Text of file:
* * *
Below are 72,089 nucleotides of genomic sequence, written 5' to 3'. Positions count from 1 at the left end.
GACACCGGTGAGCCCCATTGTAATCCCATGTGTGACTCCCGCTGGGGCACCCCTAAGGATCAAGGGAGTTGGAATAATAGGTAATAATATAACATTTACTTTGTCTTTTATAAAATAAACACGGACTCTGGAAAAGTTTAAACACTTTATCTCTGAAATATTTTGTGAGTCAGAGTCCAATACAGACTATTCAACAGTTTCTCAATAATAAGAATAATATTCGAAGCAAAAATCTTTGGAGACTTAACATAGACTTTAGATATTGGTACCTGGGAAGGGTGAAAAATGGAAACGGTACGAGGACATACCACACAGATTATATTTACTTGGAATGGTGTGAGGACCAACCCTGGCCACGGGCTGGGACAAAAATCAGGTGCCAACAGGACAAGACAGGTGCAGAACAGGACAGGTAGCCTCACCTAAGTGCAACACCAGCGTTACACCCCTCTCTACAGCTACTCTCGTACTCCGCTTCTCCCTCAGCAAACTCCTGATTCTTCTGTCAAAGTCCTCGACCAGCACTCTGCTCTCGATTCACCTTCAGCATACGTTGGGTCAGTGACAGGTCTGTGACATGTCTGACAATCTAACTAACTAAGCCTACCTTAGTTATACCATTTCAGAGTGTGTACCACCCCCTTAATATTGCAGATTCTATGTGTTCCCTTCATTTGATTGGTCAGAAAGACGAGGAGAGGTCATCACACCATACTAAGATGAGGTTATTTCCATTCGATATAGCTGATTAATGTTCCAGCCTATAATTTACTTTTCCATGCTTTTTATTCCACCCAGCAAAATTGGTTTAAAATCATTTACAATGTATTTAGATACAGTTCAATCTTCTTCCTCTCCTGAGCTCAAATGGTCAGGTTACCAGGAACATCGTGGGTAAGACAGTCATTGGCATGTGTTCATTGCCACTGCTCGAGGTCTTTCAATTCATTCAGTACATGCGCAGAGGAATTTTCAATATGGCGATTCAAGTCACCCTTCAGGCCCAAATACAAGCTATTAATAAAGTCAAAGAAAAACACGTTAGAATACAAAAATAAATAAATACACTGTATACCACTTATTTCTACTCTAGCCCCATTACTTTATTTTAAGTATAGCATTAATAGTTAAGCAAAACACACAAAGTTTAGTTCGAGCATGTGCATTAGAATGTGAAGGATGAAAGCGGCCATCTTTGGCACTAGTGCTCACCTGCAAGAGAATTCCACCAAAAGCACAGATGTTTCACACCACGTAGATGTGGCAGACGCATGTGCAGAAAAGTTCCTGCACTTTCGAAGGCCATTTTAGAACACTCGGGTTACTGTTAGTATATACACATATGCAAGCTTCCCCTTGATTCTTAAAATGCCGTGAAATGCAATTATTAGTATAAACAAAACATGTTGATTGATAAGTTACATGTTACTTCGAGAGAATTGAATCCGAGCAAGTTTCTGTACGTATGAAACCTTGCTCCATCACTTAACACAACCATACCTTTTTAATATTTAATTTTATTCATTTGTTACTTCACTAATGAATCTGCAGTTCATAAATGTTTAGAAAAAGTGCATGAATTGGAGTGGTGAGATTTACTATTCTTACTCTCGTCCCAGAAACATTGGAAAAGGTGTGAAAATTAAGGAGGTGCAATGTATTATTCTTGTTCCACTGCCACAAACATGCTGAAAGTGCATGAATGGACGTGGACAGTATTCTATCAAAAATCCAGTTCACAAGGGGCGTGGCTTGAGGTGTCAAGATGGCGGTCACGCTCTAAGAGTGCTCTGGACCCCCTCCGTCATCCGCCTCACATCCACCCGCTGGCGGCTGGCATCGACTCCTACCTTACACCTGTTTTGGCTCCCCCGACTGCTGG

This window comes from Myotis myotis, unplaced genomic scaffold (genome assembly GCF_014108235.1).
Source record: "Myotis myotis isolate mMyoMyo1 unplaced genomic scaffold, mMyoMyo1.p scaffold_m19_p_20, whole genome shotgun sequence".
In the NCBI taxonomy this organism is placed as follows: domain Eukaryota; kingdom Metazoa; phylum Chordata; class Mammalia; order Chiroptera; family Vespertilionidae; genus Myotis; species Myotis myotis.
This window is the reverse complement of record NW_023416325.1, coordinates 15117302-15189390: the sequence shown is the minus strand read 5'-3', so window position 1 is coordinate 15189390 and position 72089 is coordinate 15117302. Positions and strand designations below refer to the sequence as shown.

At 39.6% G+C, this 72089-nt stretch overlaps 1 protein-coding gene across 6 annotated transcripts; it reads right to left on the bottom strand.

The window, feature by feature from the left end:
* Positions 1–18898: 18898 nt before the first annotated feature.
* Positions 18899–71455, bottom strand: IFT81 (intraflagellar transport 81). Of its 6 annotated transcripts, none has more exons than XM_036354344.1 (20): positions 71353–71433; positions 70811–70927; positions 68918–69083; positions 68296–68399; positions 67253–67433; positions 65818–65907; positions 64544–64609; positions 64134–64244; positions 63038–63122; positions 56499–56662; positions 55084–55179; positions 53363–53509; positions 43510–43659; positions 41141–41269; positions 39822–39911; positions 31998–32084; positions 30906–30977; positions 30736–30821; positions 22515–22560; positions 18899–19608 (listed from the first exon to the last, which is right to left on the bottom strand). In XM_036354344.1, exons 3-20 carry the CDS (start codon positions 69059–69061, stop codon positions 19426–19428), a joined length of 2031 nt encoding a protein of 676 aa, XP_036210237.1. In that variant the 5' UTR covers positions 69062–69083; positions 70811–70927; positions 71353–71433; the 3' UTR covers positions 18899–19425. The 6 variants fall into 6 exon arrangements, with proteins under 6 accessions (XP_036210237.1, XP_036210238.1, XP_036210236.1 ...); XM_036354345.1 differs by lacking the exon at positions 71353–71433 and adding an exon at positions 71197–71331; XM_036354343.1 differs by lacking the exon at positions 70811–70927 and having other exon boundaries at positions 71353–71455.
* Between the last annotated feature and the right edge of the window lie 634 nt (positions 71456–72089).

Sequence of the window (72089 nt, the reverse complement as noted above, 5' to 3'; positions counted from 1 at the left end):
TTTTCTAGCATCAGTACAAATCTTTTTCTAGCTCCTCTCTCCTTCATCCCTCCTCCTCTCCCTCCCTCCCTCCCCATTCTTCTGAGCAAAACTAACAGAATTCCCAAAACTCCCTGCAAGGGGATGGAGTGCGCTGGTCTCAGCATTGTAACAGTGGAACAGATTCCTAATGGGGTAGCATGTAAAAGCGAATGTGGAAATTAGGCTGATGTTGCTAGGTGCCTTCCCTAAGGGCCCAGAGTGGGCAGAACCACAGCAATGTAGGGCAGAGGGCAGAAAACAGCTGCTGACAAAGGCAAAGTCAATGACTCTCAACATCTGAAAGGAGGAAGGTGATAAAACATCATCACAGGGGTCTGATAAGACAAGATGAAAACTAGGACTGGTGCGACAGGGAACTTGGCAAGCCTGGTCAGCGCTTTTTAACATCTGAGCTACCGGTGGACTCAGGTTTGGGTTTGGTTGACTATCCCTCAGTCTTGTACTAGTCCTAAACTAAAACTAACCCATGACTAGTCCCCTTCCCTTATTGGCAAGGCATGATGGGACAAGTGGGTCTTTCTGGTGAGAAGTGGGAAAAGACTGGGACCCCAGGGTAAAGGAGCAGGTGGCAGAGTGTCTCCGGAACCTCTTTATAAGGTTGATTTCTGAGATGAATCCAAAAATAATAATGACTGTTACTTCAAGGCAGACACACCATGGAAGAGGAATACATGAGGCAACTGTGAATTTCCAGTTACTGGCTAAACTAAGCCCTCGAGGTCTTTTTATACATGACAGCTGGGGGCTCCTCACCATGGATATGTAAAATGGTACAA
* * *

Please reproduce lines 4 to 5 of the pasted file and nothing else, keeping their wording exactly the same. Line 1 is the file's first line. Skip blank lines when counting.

Source record: "Myotis myotis isolate mMyoMyo1 unplaced genomic scaffold, mMyoMyo1.p scaffold_m19_p_20, whole genome shotgun sequence".
In the NCBI taxonomy this organism is placed as follows: domain Eukaryota; kingdom Metazoa; phylum Chordata; class Mammalia; order Chiroptera; family Vespertilionidae; genus Myotis; species Myotis myotis.